How has Parkinson's affected your sleep?

How has Parkinson's affected your sleep?

A MyParkinsonsTeam Member said:

Sleep problems are definitely a symptom of PD! Before diagnosed, I rarely slept more than an hour or 2 or if any! I thought it was work related stress. Constipation was also an issue. I had problems with both for about 10 years before I was even diagnosed. After I was on PD meds, the sleep issue didn't improve much. It was only after I had DBS; I started sleeping 6-8 hours uninterrupted. I'm still enjoying sleeping 6-8 hours! Now I listen to my body; if I'm tired or sleepy during the day, I take a nap. I'm a night owl & don't usually go to bed till 12 or 1, but I usually sleep till 7-8 or later. But I also have the luxury of being retired (not by choice thanks to Mr. Parkinson's) &I have a very supportive & helpful husband. I have learned that you HAVE
to listen to your body. Don't try to do everything in one day like laundry, errands, etc. I have learned I'm at my best in the mornings so that's when I do laundry or mop the floor or whatever. By 1 or 2, I'm pooped & that's my cue to stop for the day & rest. I want to spend time with my husband in the evening when he gets home from work instead of falling asleep on him. Take baby steps in your daily life because Parkinson's is a progressive disease & you can't control it. I've learned that a little dust isn't going to hurt and my home doesn't have to be like the glossy photos in magazines. My husband doesn't expect a 4 course meal every night. If I'm not feeling up to cooking, he forges for himself & he doesn't mind. Use a crockpot to cook your meals. Lots of recipes out there. I bought a 5 ingredient crockpot cookbook that is awesome. Teach your spouse how to to do laundry, run a vacuum cleaner, cook which doesn't mean he/she does it all the time. Marriage is a partnership. If you live alone & can afford it, hire someone to come in once or twice a month to heavy clean & then you do the maintenance cleaning. I splurge once in awhile & take my ironing to the local cleaners. Have doctor write prescriptions for 90 day supply so you don't have to go to store every month or have them delivered if provided & it's usually free! I schedule all my dr. appointments as early as possible. If available, I take the first appointment of the day because I'm not worn out from sitting in the waiting room for hours! Hire neighborhood teens to do yard work, sweep garage, sidewalks, etc. or buy a leave blower to make it easier. They work great on garages, decks, sidewalks, etc. My house is clean, organized & I'm rested & happy. You need to conserve your energy because this crappy disease zaps it constantly. Your body needs sleep especially battling PD! I don't have all the answers & I don't think even the medical field has, but I do know that I'm not letting this disease entirely control my life. I know life goes on & we all have things that need to be done, but having a spic & span home, 3-4 course meals, mirror like floors, picture perfect yard should not trump YOU.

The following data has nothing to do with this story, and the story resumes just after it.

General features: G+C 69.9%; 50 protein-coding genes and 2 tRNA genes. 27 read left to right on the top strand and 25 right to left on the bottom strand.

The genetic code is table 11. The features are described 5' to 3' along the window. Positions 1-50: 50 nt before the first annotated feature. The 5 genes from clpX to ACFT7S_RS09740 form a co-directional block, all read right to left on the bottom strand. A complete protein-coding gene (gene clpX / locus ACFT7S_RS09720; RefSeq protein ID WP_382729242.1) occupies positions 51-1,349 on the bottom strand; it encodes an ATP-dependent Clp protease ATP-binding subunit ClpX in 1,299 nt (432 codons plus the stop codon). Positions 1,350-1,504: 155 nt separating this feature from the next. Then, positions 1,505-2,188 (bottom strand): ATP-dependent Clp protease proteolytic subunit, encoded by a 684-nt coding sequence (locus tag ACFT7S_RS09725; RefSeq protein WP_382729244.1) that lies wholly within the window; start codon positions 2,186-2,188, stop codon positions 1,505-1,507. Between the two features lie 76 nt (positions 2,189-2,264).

posted over 3 years ago
A MyParkinsonsTeam Member said:

People experience different symptoms.,depending on the stage and personal background. A healthy diet and exercise of the body and mind is recommended. Dance, paint, do puzzles, challenge your mind. It is a muscle therefore needs exercise. Be in touch with the doctor Think positive. I say a have a condition, not a disease..do not label yourself,..the mind is powerful and respond to that.....pray ..God will listen..a big hug to you all.

posted about 3 years ago
A MyParkinsonsTeam Member said:

Hello all. We had a great Sunrise Service this morning. I'm going to preface what I say with, "The following is my personal opinion (as a social worker, I add professional)."
My husband has had a difficult time with large groups of people - this from PTSD, soldier related as well as now, PD. Normally we sit out in the cafe area. Today we tried the back row and it went well.

Also, we started boxing in our area with Rock Steady Boxing. It's been helping with speaking, walking, thinking on your feet, gait, anxiety, etc.

This is our new normal. I'm learning to ask if my husband needs help before jumping in to fix it. He takes naps when he's tired.

I'm learning to listen, really listen. We go to each other's dr visits.
We're not perfect at this, but we trust our Savior Jesus to walk along side us. It is our diagnosis and our life together. Going on 39 years.

God bless,

Spitfire

posted over 3 years ago
A MyParkinsonsTeam Member said:

There is no doubt that sleep with Parkinson's is greatly impacted. All I can say is that different things work for different people but the one thing you CANNOT do is to get STRESSED OUT about it because that escalates the Parkinson's. Get sleep when you can and when you can't enjoy your time up by doing things you like or projects that you have been putting off. For those who are lucky enough to nap during the day, do it as much as you need to. Just because you force yourself to stay up during the day, doesn't mean you are going to get a good night's sleep. Sleep when you are tired, whether it is day or night.

posted over 3 years ago
A MyParkinsonsTeam Member said:

This a very complex condition. Every person is different. In my case, exercise has been crucial, in addition to nutrition.
I take Clonozepam 0.5, Mirtazapine and Ropinole before bed and I sleep very well. Exercise of the mind and body are very important. I try, not even to mention the condition . Mind is powerful. God bless you all.

posted over 3 years ago
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